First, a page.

Machine Learning Challenge to Detect Tuberculosis from Microscopy Slides
February 27, 2024
Senthil Nachimuthu
Chief Medical Officer, Nightingale

More than 10 million people fall ill with active tuberculosis (TB) each year and more than 1.5 million die due to the disease every year despite it being a preventable, treatable, and curable disease. It is among the oldest diseases observed in prehistoric human remains from as far back as 4,000 BCE and animal remains from 17,000 BCE. It was among the leading causes of death even a century ago. Despite the creation of the BCG vaccine 100 years ago, it is the leading infectious cause of death today, excluding the COVID-19 pandemic. It is the leading cause of death in those with HIV disease and a major cause of deaths due to antimicrobial resistance. Undiagnosed and untreated cases further the spread of the disease, and the disruption caused by the pandemic is feared to increase the number of new TB infections in the next few years.

Microscopic examination of the sputum smear for acid-fast bacilli is a common test for the diagnosis of tuberculosis, especially in resource-constrained areas. Despite the low sensitivity of about 60% to diagnose pulmonary tuberculosis, it is a cheap and effective diagnostic technique that can be deployed at scale to control tuberculosis infections and their spread. However, there is limited availability of trained microbiologists to interpret the slide images at scale in various parts of the world. Digitized microscopy combined with artificial intelligence algorithms is proposed as a solution to this problem, and it can be deployed at scale in resource-constrained settings where frontline health workers can be trained to collect the specimen and prepare the slides.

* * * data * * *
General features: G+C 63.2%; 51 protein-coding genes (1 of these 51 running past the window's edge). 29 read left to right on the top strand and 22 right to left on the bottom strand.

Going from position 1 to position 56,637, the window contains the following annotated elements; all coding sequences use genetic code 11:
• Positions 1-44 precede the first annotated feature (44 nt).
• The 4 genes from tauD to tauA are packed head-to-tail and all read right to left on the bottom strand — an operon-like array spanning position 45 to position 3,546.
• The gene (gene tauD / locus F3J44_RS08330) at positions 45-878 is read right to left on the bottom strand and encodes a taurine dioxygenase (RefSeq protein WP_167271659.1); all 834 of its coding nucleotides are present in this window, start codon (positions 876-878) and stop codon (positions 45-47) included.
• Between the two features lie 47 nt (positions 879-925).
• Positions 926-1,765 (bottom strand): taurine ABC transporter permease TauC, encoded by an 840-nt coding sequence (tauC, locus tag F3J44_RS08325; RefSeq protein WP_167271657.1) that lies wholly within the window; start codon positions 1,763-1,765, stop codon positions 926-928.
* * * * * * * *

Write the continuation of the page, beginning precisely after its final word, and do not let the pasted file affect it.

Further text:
So, Nightingale has partnered with WellGen Medical to host a machine learning challenge to help the detection of tuberculosis.

The goal of this challenge is to detect the presence of TB bacilli (Mycobacterium tuberculosis) from digitized images of sputum smear slides.

WellGen Medical graciously agreed to make the TB microscopy images available as an open data set through the Nightingale Platform with generous support from the Gordon and Betty Moore Foundation’s Diagnostic Excellence Initiative. We believe that this data set will spur novel AI algorithms for the detection of tuberculosis, which may then be deployed at scale to diagnose and treat tuberculosis.

The challenge runs from March 1, 2024 to April 1, 2024. Cash prizes of $5,000 will be awarded to the winners.

If you are not currently a registered Nightingale user, please sign up here. You may review the data set and data dictionary beforehand.

The contest page describes the objectives and rules, and cash prizes. The registration link will be available on March 1.

Participants will be given free cloud compute credits for this challenge. Participants can request free compute credits by following the instructions on the contest page.

You can find the data set documentation and data dictionary in the documentation library.

Please join the contest and help in the fight against tuberculosis!

Comments